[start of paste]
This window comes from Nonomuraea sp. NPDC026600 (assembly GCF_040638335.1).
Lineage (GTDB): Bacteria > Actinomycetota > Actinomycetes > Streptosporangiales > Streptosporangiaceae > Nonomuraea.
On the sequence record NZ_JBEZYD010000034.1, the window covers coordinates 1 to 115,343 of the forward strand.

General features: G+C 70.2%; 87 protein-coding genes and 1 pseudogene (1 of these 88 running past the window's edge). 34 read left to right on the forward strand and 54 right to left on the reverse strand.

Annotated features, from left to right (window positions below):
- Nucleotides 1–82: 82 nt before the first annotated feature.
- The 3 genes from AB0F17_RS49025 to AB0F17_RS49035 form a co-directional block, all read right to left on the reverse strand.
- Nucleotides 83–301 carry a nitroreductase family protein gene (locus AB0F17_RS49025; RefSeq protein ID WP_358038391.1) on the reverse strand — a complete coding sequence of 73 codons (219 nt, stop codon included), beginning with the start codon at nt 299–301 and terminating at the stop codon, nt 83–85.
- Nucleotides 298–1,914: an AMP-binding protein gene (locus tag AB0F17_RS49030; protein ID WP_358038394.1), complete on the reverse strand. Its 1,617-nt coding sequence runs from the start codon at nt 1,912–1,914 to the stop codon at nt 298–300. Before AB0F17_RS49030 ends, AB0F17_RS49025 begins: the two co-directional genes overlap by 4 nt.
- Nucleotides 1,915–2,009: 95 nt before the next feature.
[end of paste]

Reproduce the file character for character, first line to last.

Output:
This window comes from Nonomuraea sp. NPDC026600 (assembly GCF_040638335.1).
Lineage (GTDB): Bacteria > Actinomycetota > Actinomycetes > Streptosporangiales > Streptosporangiaceae > Nonomuraea.
On the sequence record NZ_JBEZYD010000034.1, the window covers coordinates 1 to 115,343 of the forward strand.

General features: G+C 70.2%; 87 protein-coding genes and 1 pseudogene (1 of these 88 running past the window's edge). 34 read left to right on the forward strand and 54 right to left on the reverse strand.

Annotated features, from left to right (window positions below):
- Nucleotides 1–82: 82 nt before the first annotated feature.
- The 3 genes from AB0F17_RS49025 to AB0F17_RS49035 form a co-directional block, all read right to left on the reverse strand.
- Nucleotides 83–301 carry a nitroreductase family protein gene (locus AB0F17_RS49025; RefSeq protein ID WP_358038391.1) on the reverse strand — a complete coding sequence of 73 codons (219 nt, stop codon included), beginning with the start codon at nt 299–301 and terminating at the stop codon, nt 83–85.
- Nucleotides 298–1,914: an AMP-binding protein gene (locus tag AB0F17_RS49030; protein ID WP_358038394.1), complete on the reverse strand. Its 1,617-nt coding sequence runs from the start codon at nt 1,912–1,914 to the stop codon at nt 298–300. Before AB0F17_RS49030 ends, AB0F17_RS49025 begins: the two co-directional genes overlap by 4 nt.
- Nucleotides 1,915–2,009: 95 nt before the next feature.